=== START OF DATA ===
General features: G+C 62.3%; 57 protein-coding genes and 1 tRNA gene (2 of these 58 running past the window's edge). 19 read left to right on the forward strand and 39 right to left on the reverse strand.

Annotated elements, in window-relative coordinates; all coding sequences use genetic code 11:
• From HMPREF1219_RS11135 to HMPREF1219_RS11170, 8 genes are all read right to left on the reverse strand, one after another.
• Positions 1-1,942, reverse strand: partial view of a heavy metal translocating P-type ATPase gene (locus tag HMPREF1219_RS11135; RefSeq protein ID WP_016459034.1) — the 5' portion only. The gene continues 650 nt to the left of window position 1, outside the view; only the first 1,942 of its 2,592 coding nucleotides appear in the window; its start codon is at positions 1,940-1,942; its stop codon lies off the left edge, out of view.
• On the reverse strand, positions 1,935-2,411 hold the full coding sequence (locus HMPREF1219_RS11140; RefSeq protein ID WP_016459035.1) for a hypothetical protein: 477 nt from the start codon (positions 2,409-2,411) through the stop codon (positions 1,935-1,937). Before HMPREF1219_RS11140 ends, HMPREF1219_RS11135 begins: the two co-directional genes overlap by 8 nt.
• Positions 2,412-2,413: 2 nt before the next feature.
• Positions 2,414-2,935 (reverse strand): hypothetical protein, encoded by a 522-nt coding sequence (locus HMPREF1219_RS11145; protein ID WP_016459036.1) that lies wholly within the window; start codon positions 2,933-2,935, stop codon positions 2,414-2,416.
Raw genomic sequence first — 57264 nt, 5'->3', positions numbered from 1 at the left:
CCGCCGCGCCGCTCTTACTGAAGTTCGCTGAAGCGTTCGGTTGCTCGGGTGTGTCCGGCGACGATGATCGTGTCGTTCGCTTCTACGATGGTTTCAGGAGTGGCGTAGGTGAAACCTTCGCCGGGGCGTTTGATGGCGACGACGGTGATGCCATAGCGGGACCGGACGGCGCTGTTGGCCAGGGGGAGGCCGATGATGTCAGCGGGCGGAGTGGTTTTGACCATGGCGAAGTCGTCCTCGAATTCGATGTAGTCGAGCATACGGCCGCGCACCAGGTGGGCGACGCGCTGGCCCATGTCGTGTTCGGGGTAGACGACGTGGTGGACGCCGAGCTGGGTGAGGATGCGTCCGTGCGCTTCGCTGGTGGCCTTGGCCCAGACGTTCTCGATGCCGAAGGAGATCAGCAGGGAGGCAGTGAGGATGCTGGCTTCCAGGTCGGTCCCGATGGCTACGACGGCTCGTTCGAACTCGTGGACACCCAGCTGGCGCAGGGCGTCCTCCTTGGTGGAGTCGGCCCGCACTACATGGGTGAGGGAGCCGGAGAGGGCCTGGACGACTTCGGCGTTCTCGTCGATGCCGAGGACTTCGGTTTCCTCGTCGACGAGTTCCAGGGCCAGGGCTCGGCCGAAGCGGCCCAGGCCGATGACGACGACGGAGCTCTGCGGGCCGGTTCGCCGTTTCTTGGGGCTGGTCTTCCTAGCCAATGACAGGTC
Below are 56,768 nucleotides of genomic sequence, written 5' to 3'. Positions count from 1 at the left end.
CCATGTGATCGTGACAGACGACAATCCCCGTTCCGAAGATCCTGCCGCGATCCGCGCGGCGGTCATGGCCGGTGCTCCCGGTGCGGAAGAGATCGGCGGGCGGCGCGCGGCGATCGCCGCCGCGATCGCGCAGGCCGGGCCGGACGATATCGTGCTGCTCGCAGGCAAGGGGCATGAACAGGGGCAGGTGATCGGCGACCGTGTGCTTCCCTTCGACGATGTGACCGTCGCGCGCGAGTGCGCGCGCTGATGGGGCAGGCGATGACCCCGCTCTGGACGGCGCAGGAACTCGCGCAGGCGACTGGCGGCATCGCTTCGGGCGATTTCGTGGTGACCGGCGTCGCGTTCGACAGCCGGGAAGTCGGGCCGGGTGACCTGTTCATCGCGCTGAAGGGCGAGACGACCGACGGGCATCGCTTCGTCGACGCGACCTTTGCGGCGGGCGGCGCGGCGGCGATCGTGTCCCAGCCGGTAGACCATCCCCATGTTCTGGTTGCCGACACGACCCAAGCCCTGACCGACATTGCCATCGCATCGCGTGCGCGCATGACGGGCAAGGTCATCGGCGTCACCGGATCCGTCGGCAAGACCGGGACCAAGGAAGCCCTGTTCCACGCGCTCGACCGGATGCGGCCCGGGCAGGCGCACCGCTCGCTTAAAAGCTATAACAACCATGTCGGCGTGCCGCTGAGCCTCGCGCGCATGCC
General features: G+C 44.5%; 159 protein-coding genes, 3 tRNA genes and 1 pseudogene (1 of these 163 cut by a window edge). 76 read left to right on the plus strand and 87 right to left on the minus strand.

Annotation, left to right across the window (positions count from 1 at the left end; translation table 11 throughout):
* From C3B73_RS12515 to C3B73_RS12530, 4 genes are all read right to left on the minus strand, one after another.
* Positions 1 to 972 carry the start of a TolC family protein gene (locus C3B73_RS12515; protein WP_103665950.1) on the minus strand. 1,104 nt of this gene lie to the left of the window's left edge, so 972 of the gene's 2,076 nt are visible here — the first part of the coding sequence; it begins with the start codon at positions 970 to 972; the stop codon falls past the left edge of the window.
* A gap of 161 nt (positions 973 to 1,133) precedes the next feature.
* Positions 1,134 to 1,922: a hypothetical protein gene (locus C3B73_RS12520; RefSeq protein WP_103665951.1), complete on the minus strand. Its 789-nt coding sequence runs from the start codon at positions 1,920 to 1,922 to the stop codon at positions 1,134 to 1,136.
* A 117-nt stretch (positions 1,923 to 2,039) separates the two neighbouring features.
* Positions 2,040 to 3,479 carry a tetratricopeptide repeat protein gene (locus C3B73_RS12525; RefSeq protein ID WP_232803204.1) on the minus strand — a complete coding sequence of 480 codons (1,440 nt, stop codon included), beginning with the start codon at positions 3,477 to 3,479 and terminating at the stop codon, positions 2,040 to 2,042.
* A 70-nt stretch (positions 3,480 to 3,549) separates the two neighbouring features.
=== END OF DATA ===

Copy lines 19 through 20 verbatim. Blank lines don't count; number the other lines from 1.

* Positions 2,040 to 3,479 carry a tetratricopeptide repeat protein gene (locus C3B73_RS12525; RefSeq protein ID WP_232803204.1) on the minus strand — a complete coding sequence of 480 codons (1,440 nt, stop codon included), beginning with the start codon at positions 3,477 to 3,479 and terminating at the stop codon, positions 2,040 to 2,042.
* A 70-nt stretch (positions 3,480 to 3,549) separates the two neighbouring features.